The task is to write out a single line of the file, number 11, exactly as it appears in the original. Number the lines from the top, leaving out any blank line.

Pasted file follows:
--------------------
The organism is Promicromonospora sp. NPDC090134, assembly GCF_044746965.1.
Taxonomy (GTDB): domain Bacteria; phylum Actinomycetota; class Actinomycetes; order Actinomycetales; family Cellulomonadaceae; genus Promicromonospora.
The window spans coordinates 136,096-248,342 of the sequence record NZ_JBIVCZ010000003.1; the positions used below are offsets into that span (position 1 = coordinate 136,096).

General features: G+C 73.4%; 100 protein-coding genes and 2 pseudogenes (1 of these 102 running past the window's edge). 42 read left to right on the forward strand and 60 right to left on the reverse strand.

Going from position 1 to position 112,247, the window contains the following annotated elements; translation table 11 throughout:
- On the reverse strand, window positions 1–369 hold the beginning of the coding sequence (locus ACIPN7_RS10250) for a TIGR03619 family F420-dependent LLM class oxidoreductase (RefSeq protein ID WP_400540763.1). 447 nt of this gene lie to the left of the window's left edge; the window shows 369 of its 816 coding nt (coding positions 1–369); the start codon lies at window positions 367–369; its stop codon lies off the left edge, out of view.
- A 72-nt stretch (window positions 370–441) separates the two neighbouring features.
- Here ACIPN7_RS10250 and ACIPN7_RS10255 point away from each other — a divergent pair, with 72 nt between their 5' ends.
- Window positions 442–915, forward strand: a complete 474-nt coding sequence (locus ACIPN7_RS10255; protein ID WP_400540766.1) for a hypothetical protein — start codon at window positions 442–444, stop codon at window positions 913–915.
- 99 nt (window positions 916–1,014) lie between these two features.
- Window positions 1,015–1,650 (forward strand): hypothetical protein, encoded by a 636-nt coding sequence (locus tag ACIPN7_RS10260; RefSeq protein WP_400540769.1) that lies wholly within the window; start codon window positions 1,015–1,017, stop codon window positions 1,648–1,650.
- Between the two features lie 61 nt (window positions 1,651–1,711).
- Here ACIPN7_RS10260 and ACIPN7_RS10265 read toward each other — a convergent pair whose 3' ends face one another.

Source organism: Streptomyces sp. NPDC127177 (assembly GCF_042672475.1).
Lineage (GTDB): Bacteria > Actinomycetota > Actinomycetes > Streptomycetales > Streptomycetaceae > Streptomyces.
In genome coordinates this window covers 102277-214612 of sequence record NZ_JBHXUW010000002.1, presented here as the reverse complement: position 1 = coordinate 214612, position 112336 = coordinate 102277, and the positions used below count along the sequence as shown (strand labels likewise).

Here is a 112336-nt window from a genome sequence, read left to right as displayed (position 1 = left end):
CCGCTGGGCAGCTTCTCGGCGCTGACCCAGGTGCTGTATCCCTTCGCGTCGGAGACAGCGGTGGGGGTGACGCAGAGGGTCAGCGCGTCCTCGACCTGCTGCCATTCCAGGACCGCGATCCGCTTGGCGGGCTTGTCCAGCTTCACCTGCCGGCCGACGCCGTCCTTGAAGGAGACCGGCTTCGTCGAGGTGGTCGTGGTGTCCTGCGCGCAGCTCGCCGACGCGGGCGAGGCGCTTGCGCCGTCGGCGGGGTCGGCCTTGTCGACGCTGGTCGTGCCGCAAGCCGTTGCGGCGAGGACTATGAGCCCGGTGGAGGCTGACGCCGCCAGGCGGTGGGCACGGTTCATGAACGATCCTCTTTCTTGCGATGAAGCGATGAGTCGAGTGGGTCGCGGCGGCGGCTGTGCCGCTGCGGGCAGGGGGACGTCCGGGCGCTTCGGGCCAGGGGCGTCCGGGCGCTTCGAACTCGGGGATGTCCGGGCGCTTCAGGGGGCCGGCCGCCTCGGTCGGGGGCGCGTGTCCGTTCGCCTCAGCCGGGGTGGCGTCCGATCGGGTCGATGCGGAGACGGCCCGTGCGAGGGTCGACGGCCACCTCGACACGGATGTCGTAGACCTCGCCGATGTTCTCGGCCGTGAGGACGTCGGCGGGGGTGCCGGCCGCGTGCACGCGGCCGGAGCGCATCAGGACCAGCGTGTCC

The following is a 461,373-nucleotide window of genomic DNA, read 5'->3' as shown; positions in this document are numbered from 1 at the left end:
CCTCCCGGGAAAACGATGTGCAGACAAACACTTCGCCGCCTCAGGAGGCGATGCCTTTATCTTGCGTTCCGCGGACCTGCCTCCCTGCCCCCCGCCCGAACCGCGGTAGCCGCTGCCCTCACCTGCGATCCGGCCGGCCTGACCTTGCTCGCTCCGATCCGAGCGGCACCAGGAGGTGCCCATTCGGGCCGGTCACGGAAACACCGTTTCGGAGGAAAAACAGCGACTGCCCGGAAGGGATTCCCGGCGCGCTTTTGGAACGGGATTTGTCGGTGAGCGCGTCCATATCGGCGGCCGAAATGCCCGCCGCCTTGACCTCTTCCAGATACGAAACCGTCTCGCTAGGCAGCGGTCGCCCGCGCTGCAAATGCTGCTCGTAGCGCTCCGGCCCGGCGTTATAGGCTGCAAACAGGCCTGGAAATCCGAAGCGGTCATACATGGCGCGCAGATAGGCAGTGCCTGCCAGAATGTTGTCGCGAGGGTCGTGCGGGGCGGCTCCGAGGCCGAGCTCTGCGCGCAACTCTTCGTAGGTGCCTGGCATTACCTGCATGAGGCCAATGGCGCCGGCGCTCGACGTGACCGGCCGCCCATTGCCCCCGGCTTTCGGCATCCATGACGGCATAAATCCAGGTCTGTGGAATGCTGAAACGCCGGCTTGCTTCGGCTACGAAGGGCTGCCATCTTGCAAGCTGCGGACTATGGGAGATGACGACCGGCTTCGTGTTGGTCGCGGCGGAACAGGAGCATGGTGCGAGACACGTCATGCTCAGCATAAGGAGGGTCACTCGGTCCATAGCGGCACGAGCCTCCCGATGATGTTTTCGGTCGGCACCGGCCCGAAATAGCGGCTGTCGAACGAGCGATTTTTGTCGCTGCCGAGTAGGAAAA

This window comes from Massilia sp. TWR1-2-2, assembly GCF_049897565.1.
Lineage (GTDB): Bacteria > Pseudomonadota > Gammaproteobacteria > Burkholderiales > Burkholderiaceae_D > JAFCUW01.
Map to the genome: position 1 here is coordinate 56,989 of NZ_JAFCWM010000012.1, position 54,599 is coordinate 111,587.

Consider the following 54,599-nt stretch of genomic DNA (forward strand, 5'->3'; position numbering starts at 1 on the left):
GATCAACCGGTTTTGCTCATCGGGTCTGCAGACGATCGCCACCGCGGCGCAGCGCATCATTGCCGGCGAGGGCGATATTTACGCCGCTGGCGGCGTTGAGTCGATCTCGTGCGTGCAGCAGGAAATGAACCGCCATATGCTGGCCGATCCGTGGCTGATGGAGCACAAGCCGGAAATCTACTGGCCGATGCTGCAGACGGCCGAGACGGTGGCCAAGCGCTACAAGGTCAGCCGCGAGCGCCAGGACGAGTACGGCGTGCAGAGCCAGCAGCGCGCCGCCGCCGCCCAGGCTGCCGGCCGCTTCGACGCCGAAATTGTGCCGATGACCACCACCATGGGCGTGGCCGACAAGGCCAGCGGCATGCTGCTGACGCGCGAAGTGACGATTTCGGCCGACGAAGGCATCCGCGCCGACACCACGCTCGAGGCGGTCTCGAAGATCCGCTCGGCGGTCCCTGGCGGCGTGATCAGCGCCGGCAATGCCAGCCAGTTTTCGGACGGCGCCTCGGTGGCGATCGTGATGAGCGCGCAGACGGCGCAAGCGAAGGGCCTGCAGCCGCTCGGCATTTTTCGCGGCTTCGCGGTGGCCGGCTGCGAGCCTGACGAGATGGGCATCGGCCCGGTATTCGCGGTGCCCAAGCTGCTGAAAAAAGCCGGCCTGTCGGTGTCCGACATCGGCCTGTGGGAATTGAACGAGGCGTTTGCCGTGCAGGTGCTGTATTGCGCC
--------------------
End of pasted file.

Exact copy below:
- Window positions 1,015–1,650 (forward strand): hypothetical protein, encoded by a 636-nt coding sequence (locus tag ACIPN7_RS10260; RefSeq protein WP_400540769.1) that lies wholly within the window; start codon window positions 1,015–1,017, stop codon window positions 1,648–1,650.